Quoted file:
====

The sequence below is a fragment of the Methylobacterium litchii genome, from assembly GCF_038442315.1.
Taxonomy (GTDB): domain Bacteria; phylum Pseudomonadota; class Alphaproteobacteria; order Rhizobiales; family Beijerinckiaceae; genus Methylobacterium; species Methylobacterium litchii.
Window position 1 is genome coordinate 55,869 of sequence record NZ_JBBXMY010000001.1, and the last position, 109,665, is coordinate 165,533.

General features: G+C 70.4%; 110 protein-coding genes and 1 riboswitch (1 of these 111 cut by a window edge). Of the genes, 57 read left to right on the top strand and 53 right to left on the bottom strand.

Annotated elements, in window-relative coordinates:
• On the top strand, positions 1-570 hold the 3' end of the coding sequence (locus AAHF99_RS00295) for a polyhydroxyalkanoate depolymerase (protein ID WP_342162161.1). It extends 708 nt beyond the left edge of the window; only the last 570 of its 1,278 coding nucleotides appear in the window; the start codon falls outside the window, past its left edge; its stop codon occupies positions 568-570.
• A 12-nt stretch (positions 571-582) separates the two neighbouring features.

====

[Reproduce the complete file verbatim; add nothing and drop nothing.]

The sequence below is a fragment of the Methylobacterium litchii genome, from assembly GCF_038442315.1.
Taxonomy (GTDB): domain Bacteria; phylum Pseudomonadota; class Alphaproteobacteria; order Rhizobiales; family Beijerinckiaceae; genus Methylobacterium; species Methylobacterium litchii.
Window position 1 is genome coordinate 55,869 of sequence record NZ_JBBXMY010000001.1, and the last position, 109,665, is coordinate 165,533.

General features: G+C 70.4%; 110 protein-coding genes and 1 riboswitch (1 of these 111 cut by a window edge). Of the genes, 57 read left to right on the top strand and 53 right to left on the bottom strand.

Annotated elements, in window-relative coordinates:
• On the top strand, positions 1-570 hold the 3' end of the coding sequence (locus AAHF99_RS00295) for a polyhydroxyalkanoate depolymerase (protein ID WP_342162161.1). It extends 708 nt beyond the left edge of the window; only the last 570 of its 1,278 coding nucleotides appear in the window; the start codon falls outside the window, past its left edge; its stop codon occupies positions 568-570.
• A 12-nt stretch (positions 571-582) separates the two neighbouring features.